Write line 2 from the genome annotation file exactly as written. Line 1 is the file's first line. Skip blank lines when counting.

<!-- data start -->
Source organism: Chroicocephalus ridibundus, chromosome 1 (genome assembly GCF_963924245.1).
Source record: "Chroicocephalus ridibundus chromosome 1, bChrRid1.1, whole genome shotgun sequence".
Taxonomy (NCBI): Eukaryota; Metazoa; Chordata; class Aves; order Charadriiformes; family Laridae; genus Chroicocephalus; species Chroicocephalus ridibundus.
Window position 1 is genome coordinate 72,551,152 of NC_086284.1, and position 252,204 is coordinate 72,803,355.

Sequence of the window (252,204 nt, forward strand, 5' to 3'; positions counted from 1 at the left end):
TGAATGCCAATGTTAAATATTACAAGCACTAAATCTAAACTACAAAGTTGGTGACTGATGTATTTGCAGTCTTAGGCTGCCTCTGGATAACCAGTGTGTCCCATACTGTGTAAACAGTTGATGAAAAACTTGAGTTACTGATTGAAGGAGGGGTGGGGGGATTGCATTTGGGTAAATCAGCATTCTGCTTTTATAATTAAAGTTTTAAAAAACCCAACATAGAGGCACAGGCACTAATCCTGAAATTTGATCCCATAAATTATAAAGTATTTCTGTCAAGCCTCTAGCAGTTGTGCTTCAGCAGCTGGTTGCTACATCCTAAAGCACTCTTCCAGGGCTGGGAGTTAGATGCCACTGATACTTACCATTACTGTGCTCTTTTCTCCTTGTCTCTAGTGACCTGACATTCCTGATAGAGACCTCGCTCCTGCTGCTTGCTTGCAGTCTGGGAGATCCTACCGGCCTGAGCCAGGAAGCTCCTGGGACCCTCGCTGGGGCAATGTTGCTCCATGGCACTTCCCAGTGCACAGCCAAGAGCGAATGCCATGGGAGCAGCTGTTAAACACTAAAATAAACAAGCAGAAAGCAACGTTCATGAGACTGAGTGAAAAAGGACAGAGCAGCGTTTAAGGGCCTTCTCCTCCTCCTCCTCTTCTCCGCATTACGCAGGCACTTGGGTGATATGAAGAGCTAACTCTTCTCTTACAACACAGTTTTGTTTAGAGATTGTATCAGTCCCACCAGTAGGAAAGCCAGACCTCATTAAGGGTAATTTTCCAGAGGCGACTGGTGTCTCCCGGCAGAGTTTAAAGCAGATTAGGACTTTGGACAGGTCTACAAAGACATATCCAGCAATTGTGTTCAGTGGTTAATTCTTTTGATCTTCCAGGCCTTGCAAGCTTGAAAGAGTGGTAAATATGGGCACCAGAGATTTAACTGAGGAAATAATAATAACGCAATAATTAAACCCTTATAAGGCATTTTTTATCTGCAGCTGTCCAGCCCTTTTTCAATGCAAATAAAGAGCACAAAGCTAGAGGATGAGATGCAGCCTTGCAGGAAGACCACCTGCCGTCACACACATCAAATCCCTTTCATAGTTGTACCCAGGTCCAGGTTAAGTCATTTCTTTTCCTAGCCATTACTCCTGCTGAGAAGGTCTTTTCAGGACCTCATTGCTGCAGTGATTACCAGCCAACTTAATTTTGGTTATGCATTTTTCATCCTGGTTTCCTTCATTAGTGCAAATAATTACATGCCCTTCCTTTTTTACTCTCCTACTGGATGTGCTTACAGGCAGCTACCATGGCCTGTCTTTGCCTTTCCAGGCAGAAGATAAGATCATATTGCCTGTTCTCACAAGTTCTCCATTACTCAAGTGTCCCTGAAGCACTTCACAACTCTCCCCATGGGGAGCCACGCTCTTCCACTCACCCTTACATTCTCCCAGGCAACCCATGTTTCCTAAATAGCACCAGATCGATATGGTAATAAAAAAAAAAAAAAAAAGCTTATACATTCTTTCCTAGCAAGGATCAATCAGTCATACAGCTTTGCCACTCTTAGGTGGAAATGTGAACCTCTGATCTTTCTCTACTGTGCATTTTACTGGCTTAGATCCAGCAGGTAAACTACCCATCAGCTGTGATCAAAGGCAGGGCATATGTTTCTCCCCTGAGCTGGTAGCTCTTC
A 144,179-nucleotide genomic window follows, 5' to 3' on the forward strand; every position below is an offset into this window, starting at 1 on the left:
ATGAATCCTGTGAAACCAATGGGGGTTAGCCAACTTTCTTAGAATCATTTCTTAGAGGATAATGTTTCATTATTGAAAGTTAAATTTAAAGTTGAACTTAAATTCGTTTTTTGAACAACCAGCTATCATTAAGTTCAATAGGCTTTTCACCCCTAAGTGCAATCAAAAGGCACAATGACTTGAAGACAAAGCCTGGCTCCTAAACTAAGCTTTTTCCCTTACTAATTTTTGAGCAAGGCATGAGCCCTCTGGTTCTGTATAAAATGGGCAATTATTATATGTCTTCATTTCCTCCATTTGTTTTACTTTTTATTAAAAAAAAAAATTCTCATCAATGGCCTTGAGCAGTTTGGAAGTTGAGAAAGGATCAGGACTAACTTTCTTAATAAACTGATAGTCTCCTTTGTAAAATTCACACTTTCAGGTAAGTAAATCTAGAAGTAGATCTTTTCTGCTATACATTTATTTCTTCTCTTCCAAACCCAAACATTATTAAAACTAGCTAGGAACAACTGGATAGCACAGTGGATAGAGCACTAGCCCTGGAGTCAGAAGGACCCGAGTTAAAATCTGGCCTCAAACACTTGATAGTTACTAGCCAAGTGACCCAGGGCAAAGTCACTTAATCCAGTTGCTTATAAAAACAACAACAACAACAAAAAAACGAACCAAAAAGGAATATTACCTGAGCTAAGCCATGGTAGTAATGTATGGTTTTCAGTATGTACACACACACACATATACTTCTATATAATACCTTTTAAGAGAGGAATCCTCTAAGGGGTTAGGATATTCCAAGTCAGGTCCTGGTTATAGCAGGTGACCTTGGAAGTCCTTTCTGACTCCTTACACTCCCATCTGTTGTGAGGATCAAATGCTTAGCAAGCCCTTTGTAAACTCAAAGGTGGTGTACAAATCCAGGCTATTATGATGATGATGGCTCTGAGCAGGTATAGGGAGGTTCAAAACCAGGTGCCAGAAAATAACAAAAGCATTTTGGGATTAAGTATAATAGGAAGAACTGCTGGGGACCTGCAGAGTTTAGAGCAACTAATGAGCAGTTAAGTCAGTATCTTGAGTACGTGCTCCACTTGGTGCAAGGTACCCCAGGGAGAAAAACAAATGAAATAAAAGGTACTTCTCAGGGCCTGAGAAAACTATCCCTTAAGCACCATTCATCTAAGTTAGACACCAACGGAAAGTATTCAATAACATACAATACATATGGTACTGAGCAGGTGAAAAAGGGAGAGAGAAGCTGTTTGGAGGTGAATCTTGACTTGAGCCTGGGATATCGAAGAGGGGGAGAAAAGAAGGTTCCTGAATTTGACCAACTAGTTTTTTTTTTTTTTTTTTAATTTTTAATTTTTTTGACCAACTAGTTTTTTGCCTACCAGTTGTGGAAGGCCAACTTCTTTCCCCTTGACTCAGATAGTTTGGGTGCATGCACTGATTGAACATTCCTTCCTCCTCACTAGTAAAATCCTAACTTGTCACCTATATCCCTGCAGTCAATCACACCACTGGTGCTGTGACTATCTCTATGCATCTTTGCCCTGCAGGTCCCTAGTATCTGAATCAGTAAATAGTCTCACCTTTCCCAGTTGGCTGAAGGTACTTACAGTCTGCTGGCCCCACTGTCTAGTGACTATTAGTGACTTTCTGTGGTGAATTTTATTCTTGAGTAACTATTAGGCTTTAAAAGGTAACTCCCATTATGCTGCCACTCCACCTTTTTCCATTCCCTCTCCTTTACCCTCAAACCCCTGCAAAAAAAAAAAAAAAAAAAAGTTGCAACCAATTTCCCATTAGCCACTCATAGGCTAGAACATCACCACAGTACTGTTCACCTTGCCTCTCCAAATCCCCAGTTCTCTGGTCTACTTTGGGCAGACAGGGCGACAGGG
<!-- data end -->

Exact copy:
Source record: "Chroicocephalus ridibundus chromosome 1, bChrRid1.1, whole genome shotgun sequence".